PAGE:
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(4th LD) Typhoon slams S. Korea hard, causes casualties, damage

All Headlines 23:42 August 28, 2012

(ATTN: CORRECTS death toll, UPDATES with more details on damage in para 2)

SEOUL, Aug. 28 (Yonhap) -- The unusually powerful Typhoon Bolaven pounded South Korea with strong winds and heavy downpours on Tuesday, killing at least 10 South Koreans, causing enormous property damage to farmers and fishermen, and triggering massive power failures and flight cancellations, officials said.

Torrential downpours and gale-force winds toppled over trees, signboards, street lights and power lines, causing traffic chaos and temporarily cutting power to nearly 1.76 million households nationwide, the National Emergency Management Agency (NEMA) said. It said winds that were the fifth strongest caused by a typhoon to hit the country caused 222 people to evacuate their homes and seek emergency shelter.

NEMA said that most of the damage was caused by strong winds, although up to 700 millimeters of rain fell in some areas with storm waves destroying several fishing boats and a breakwater.

Police said that the most powerful storm in a decade knocked down a church bell tower in Gwangju, 329 kilometers south of Seoul, and crushed an 89-year-old woman to death around noon. More deaths occurred in other regions as an elderly woman lost her balance and fell from her rooftop and two others were crushed to death by a tree and a container that were blown by gusts of strong wind. Five others were killed due to collapsed walls and other storm-related accidents.

In the most fatal accident, two Chinese fishing boats with 33 crew members aboard were crippled in waters off Jeju Island's southern port of Seogwipo on Tuesday, according to the Coast Guard. It rescued 18 crew members but five died and 10 remain missing.

NEMA said most of the severe damage were centered in South Jeolla Province and Jeju Island, with many apartment buildings reporting damage from strong winds and inundation. It said 11 roads across the country were closed, with 171 coastal passenger ships told to stay in harbor.

President Lee Myung-bak held an emergency video conference earlier in the day with officials from the state weather agency and local governments overseeing regions in the typhoon's course and instructed local governments to keep their guard high against Bolaven and take every possible step to minimize damage.

Authorities said a train bound for Suncheon, 415 kilometers south of Seoul, was also forced to stop midway and remained stationary for 44 minutes after an 8-meter-wide panel was blown off from a nearby rooftop and got caught under the train.

Bolaven, in addition, flooded more than 2,000 hectares of farmland in such areas as Jeolla and Gyeongsang provinces, with close to 360 greenhouses destroyed. Extensive damage was reported by the country's fish farmers and fruit growers.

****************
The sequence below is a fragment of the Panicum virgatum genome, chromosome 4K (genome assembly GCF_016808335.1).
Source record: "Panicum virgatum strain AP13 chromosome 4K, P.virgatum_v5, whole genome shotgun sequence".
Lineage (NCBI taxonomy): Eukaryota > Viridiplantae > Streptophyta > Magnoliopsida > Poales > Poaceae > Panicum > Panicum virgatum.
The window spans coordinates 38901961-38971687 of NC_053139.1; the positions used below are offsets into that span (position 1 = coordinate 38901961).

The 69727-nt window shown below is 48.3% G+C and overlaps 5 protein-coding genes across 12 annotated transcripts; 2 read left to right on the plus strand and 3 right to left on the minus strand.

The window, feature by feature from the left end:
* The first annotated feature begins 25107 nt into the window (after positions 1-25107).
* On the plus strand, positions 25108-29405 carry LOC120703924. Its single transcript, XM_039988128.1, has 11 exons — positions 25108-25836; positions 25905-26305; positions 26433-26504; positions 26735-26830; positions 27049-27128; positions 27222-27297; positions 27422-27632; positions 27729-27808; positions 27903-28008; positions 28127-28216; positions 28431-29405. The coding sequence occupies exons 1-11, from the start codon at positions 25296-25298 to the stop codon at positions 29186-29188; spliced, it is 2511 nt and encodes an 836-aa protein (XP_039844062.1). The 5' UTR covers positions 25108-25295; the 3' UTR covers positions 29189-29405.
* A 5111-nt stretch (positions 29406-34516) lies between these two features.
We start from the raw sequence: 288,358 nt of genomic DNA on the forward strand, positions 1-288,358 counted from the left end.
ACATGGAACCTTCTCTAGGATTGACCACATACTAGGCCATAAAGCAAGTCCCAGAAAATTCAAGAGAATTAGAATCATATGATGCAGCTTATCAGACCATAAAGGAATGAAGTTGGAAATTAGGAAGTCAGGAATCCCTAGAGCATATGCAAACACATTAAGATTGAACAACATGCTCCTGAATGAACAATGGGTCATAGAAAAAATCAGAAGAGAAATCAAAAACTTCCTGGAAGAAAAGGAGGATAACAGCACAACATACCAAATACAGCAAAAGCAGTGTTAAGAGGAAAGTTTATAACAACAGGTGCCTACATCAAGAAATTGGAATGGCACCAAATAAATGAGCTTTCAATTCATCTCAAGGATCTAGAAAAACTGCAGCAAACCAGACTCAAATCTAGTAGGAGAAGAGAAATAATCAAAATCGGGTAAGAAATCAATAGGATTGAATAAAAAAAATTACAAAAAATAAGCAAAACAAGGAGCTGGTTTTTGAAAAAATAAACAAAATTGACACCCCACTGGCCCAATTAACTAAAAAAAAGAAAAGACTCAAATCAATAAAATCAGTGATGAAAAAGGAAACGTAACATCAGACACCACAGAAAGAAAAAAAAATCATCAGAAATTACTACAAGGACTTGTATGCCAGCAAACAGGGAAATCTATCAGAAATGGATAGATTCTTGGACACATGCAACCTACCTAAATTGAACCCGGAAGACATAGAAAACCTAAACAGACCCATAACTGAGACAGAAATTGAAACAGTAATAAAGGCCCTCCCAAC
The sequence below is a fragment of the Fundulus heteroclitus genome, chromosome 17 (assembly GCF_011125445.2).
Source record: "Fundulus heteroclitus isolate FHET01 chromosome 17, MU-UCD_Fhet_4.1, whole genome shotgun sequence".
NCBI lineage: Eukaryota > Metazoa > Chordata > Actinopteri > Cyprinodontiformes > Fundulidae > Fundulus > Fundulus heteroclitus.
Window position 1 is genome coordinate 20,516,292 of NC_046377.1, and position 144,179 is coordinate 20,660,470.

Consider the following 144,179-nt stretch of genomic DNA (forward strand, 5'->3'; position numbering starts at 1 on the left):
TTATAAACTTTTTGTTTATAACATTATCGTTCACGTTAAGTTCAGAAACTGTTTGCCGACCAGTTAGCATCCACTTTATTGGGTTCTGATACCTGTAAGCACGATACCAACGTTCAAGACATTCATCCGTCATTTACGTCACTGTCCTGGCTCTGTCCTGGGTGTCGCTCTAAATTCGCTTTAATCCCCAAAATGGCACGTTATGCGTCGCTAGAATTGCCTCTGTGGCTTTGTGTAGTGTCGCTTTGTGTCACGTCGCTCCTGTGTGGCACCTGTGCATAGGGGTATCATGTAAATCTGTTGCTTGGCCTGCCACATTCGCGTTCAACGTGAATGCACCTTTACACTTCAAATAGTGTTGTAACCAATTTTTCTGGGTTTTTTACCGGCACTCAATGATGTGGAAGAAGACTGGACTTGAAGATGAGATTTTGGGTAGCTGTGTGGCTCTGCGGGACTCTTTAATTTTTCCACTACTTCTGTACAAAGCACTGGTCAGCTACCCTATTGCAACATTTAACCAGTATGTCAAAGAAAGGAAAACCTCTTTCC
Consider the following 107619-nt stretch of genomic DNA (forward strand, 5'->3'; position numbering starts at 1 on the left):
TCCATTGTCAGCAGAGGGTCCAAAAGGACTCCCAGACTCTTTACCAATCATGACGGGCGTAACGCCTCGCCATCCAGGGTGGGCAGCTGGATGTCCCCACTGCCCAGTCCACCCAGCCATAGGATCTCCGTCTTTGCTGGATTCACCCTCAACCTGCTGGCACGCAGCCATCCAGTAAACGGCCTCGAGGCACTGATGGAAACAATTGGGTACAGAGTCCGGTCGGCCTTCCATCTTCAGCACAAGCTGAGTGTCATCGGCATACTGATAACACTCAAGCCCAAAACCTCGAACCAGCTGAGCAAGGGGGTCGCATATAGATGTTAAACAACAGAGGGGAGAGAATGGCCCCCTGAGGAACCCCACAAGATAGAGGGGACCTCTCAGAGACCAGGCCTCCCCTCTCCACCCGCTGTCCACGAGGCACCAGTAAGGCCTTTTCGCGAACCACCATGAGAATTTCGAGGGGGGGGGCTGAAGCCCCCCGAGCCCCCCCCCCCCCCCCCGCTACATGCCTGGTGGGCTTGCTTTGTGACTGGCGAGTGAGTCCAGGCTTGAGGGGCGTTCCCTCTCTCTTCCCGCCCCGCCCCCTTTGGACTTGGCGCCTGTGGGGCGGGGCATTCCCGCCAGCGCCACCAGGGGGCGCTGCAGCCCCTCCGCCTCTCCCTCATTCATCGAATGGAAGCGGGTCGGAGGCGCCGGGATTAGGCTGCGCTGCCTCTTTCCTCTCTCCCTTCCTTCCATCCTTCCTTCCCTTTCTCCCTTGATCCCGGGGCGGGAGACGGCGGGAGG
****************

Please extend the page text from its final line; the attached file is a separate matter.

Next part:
Local administrators from rural areas said the total damage caused by the typhoon is impossible to determine at present, adding that people were banned from going up mountains because of landslide risks.

Seoul, home to about 10 million people, also sustained extensive property damage and witnessed accidents, as the storm passed northward about 120 km west of the port of Incheon Tuesday afternoon, according to the Korea Meteorological Administration (KMA).

The typhoon maintained a central pressure of 970 hectopascals into the night with maximum wind speeds hitting 36 meters per second and the radius of the storm reaching 280 kilometers, the KMA said. Top winds speeds had reached 51.8 meters per second earlier in the day.

The KMA added that the typhoon remained relatively strong despite landing on North Korea's South Hwanghae Province around 4 p.m. The storm passed near the capital city of Pyongyang around 9 p.m. and all areas of North Korea were still being affected by the typhoon late Tuesday. It is expected to leave the Korean Peninsula early Wednesday when it should become tropical depression.

The (North) Korean Central News Agency reported loss of electricity and damage to buildings and roads, with winds reaching up to 30 meters per second in Pyongyang.

Because of the strength of the typhoon, all elementary and secondary schools in Seoul were closed, while almost all other municipal and provincial governments across the country also enforced temporary school closures.

All domestic flights from Jeju International Airport and Seoul's Gimpo Airport were canceled for most of the day, and Incheon International Airport, the gateway to Seoul, also suspended flights from Monday afternoon, although airport authorities said some domestic flights services resumed later Tuesday.

Airport officials said that because of strong winds it may take until Wednesday for all domestic and international flights to return to normal.


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